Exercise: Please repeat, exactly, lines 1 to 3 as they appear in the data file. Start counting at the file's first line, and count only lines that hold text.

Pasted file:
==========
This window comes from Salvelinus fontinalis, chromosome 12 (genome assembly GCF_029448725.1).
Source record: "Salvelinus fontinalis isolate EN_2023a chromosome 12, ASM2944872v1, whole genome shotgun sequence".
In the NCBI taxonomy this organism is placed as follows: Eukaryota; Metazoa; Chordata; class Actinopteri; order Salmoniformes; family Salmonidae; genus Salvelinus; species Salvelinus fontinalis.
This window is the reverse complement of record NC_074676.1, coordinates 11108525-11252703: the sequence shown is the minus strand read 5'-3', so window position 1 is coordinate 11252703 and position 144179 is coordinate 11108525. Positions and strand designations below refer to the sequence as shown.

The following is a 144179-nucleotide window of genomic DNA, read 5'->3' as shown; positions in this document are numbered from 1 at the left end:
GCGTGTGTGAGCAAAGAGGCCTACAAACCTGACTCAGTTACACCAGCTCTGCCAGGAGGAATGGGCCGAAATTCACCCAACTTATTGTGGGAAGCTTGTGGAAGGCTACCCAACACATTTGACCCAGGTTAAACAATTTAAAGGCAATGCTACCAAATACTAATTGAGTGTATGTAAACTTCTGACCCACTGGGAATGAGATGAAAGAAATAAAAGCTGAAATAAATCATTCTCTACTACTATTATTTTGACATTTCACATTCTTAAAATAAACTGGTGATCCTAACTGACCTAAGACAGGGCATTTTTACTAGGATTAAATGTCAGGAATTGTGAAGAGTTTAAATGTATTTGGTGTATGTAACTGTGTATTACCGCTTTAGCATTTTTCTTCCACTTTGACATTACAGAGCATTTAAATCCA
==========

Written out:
This window comes from Salvelinus fontinalis, chromosome 12 (genome assembly GCF_029448725.1).
Source record: "Salvelinus fontinalis isolate EN_2023a chromosome 12, ASM2944872v1, whole genome shotgun sequence".
In the NCBI taxonomy this organism is placed as follows: Eukaryota; Metazoa; Chordata; class Actinopteri; order Salmoniformes; family Salmonidae; genus Salvelinus; species Salvelinus fontinalis.